19. In which ways chemicals that are used in decontamination can damage cells?
    • Digest and break down cell walls.
    • Effect the permeability or make big holes in the cell membrane.
    • Bind to DNA and interfere with its ability to replicate, make proteins, or breaking it apart.
    • Denture proteins that change their structures a functions.
  20. Define disinfectants?
    What they are used on?
    • Kills only vegetative microbes (not spores)
    • Used on non-living things (EX: Bleach)
  21. Define antiseptics?
    What they are used on?
    • Chemical that prevent growth of microbes but doesn't kill them
    • Used on the surface of the skin or inside the body
  22. Define sterilant?
    What they are used on?
    • A chemical that kills everything including spores.
    • Used only on non-living things
  23. Define degermer?
    What they are used on?
    A chemical that is used for removing microbes and debris from the body and often not even kill them.
  24. Define preservative?
    What they are used in?
    • Chemical that keeps microbes from growing in foods and medicines.
    • Used in non-living things
  25. Halogens
    • Chlorine: a disinfectant that breaks down S to S and S to H bonds in proteins causing the proteins to fall apart.
    • Iodine: an antiseptic that enter the cell and interfere with its metabolism and different components especially sulfur bonds in proteins
  26. Cell membrane inhibitors
    Polymyxins: polymyxin B sulfate
  27. Cell wall inhibitors classes and drugs examples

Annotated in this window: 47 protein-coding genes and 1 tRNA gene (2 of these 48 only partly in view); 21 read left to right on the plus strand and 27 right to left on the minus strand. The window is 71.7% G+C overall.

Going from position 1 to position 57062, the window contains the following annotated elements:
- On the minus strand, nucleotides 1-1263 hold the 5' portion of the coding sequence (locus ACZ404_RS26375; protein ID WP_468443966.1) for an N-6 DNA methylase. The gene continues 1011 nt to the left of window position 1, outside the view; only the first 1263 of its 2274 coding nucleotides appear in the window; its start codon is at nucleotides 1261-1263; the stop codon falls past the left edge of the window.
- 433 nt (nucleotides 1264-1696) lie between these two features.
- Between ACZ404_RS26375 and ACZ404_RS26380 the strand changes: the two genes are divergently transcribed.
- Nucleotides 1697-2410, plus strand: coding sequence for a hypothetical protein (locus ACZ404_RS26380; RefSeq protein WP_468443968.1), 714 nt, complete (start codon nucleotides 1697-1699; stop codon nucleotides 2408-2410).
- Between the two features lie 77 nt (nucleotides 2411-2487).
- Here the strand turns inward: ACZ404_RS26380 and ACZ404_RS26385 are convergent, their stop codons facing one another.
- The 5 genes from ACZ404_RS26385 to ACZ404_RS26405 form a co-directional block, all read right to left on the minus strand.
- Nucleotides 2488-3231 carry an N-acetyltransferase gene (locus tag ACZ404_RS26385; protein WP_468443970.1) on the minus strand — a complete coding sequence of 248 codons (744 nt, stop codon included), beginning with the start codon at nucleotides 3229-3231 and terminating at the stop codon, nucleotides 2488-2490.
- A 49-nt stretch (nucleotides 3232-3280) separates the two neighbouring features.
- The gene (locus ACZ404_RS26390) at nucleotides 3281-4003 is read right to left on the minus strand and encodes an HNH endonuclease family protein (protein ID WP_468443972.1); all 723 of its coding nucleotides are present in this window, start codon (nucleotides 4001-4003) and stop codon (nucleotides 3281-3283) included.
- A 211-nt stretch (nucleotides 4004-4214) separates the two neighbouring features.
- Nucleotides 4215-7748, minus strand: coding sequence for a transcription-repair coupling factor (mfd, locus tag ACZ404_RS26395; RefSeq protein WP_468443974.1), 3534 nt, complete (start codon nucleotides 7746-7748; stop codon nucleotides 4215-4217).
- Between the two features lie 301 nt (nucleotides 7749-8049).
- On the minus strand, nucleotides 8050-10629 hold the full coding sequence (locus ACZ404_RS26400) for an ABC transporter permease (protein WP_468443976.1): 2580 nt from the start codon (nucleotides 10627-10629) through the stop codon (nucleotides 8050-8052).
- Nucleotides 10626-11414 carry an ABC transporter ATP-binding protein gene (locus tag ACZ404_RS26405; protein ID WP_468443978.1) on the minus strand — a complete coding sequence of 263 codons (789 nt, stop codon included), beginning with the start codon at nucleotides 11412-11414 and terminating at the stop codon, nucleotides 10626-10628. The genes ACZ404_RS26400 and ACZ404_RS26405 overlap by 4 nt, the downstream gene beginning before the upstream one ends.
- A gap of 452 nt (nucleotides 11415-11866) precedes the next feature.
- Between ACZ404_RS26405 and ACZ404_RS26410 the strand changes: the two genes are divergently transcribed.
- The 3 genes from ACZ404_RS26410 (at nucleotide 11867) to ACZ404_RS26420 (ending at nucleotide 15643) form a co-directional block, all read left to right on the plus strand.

• Bete-lactam: penicillins & cephalosporins
    • Non-beta lactams:Vancomycin & bacitracin
  28. DNA/RNA inhibitors drugs class & example
    • Class: Fluroquinolones
    • drug ex: Ciprofloxacin
  29. DNA/RNA inhibitors drugs are bind to which enzyme on gram (-) and gram (+)?
    • Gram -: Gyras
    • Gram+: Topoisomerase
  30. Aminoglycosides class drags examples
    On which structure they will work?
    • Streptomycin
    • Gentamycin

    30S part of ribosome
  31. Protein inhibitors class of drugs that work on tRNA & m RNA? What side effects they have
    Tetracyclines: EX: Doxycycline

    Stain teeth, effect developing bones, GI tract problems in adults.
  32. Protein inhibitors class of drugs that work on bonds between amino acids? What side effects they have

    Can cause plastic anemia in some people
  33. Protein inhibitors class of drugs that work on 50S part of ribosome and bonds between amino acids? Give example drugs
    • Marolides:
    • Erythromycin, clarithromycin, and azithromycin
  34. Metabolism inhibitors class of drugs.
    What is the specific substance these drugs interfere with?
    • Sulfa drugs
    • Folic acid synthesis
  35. What type of decontamination heavy metals are used for?
  36. Which are the most common heavy metals that are used in decontamination?
    • More common: silver sulfadiazine & silver nitrate
    • Less common: metallic silver & colloidal silver
  37. Which diseases are caused by bacteria that get destroyed by soap?
    Which bacteria can grow in soap dishes?
    • Gonorrhea, meningitis, syphilis.
    • Pseudomonas
  38. What are alcohol's the mechanism of action?